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Nissan Leaf 40, 2018
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Discussion Starter · #1 · (Edited)
I did a fairly lengthy (for me) journey home from England one day last week (325 miles) and the weather there was rather warm. I have a 40kWh 2018 Leaf. It was the first time I ever saw my battery temperature gauge go into the red but nothing changed about how the car was driving. There was no restriction in power output or speed. And there was no prominent warning light or message. If I had not been checking the temperature myself, I would never have known that it had gone into the red.

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I had done 252 miles by that point, having done four rapid charges en route, and was heading for home. I had been keeping an eye on the battery temperature during the charges and it never went into the red during charging. My last charge was on the Osprey at Alnwick. The charge was throttled back to 17kW, which I assumed was the car limiting the current to protect the battery. (The Osprey charger could give 50kW.)

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I have read a lot about ‘Rapidgate’ on this forum and elsewhere which had led me to believe that there was some kind of cliff edge, where the Leaf’s BMS would severely limit charging power on a third or subsequent rapid charge on the same day. However, in my experience, it just seems to regulate the power smoothly, gradually pulling back on charging power to keep the battery temperature out of the red. There was no ‘step change’ in charging power. And 17kW is not disastrous. It’s about 60mph (at 3.5 mile/kWh). For me, ‘Rapidgate’ does not seem to be too bad a problem while charging. If that is the slowest it gets, on a hot day down south, then I can live with that.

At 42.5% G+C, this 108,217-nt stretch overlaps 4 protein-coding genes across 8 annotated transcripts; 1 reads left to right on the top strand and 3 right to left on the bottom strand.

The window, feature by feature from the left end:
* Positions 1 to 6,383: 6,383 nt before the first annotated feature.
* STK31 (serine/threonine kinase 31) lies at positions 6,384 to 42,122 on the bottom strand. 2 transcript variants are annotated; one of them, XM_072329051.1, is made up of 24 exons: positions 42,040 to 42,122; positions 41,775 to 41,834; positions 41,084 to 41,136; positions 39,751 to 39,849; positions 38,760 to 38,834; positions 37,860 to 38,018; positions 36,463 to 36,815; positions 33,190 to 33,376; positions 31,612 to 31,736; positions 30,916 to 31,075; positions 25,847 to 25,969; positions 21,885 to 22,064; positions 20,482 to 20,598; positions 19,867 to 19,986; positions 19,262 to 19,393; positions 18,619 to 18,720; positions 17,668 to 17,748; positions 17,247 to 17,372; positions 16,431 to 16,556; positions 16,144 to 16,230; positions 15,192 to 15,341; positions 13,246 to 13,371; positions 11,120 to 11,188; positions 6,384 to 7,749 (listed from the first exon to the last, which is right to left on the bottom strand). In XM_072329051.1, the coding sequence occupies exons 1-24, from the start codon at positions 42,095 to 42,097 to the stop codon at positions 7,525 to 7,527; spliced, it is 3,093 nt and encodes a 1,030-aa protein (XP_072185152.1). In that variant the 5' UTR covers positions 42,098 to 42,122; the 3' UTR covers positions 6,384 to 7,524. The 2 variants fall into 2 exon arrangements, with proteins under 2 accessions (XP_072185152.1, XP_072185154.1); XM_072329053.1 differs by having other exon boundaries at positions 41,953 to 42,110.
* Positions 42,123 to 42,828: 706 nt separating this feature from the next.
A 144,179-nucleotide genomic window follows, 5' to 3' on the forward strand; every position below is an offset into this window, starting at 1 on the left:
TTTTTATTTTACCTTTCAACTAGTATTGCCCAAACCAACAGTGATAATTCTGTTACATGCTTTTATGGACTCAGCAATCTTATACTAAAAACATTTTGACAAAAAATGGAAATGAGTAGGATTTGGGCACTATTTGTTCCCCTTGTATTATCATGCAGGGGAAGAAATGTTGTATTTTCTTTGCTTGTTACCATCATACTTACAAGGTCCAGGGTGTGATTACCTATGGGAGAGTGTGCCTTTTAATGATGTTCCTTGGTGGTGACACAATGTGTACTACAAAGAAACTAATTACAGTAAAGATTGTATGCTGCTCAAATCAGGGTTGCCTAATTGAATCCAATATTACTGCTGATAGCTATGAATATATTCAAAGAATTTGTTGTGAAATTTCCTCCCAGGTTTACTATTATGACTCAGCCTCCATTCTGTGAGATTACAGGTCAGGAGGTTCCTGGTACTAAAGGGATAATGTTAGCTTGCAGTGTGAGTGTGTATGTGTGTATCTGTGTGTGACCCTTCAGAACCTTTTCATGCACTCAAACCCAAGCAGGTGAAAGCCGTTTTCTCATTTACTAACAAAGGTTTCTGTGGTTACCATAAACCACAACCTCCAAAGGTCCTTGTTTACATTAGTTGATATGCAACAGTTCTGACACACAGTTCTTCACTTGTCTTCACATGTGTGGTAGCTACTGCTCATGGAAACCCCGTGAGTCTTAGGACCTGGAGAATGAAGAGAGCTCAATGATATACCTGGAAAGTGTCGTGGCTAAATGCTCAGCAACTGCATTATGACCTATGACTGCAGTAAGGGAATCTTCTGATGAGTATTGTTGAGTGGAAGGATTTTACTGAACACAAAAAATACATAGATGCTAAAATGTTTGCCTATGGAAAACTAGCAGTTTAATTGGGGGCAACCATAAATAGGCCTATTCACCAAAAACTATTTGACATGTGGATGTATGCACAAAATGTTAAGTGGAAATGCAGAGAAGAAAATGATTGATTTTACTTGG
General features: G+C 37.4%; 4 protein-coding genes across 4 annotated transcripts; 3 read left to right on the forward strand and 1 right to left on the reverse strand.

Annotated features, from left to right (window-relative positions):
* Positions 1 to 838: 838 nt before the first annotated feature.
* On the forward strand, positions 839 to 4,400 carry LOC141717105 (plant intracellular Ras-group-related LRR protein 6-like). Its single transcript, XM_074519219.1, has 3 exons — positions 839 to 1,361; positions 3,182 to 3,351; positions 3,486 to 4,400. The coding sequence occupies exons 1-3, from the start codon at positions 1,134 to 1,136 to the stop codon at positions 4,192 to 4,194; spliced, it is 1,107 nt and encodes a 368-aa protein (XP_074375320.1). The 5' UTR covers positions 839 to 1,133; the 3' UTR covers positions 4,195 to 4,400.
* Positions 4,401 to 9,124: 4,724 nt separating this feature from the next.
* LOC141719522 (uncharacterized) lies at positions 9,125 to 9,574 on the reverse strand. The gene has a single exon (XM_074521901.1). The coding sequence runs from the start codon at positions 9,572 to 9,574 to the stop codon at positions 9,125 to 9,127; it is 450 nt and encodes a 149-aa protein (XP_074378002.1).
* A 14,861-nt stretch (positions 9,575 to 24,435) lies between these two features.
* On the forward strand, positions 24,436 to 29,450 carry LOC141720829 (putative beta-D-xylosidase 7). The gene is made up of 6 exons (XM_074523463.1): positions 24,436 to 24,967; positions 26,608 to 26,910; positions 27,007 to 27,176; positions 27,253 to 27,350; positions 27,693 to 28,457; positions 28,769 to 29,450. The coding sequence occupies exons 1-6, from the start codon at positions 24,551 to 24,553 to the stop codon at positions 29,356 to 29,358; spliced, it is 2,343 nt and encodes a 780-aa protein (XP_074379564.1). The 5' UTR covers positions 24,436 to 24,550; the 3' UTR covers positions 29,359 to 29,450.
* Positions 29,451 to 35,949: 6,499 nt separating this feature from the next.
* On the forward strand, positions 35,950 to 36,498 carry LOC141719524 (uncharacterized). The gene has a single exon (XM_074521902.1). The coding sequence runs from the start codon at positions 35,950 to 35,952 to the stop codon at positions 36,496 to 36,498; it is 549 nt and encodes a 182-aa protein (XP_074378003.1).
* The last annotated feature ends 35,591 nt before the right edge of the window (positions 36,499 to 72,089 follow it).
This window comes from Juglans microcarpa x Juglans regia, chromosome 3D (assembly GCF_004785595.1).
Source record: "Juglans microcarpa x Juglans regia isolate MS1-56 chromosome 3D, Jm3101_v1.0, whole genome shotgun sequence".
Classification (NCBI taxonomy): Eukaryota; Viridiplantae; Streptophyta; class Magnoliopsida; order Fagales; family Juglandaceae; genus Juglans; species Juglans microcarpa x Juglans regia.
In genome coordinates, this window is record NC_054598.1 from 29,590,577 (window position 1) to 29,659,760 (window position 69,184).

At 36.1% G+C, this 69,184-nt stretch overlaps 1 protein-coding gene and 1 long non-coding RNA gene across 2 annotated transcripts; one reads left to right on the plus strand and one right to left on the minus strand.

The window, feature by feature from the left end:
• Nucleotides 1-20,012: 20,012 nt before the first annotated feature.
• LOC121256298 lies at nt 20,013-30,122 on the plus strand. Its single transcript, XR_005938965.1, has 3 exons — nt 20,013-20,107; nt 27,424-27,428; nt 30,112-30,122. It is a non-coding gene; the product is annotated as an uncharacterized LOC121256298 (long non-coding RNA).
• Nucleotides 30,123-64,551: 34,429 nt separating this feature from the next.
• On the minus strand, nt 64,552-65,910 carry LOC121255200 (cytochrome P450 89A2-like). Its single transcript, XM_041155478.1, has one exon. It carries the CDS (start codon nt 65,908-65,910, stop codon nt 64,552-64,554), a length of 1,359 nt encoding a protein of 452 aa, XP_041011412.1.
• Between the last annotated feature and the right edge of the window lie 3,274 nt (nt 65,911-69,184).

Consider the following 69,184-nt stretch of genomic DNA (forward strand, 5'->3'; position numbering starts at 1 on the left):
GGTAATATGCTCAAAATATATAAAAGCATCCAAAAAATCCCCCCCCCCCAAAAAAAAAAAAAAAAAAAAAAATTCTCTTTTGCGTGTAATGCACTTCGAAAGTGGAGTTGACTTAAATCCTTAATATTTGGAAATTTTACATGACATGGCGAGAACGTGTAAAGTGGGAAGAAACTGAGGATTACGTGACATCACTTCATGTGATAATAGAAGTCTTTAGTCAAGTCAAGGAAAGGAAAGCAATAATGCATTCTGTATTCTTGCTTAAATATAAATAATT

However, I had assumed that driving the car is much less onerous on the battery than rapid charging it. At 70mph I would only be drawing about 20kW, and the air flow under the car would help to cool the battery. So I was surprised to see the battery temperature continue to increase as I was driving. I was on the A1, which is limited to 60mph. With traffic, average speed is less than that.

When I saw that the battery temperature had gone into the red (top photo in this post), I wondered if the car would start to limit the traction current to protect the battery. But, no. I could not detect any constraint on power for accelerating and no speed limitation.

When I got home, I checked Leaf Spy and got these screenshots of the battery temperatures and condition. The timeline is incomplete because I did not have the dongle plugged in throughout the journey.

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The big increases were at 3.4 hours, when I used a FastNed rapid charger at Barnard Castle. And then at 5.5 hours, when I used the Osprey at Alnwick. (It was in the sun, hence the increase in outside temperature to 29C while stationary.)

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But my point is (a) my surprise that the peak temperature (54C) occurred not while on a rapid charger, but while I was driving. And (b) that the car had no protection in the BMS to limit current while driving to protect the battery, and no warning light or message to alert the driver to the high temperature.

So my questions are:
  • Does that match your experience with Rapidgate while charging and battery temperature while driving?
  • Should I have continued driving or should I have stopped to let the battery cool when I saw the gauge go into the red?
  • Is 54C harmful to a Li-ion battery?
 
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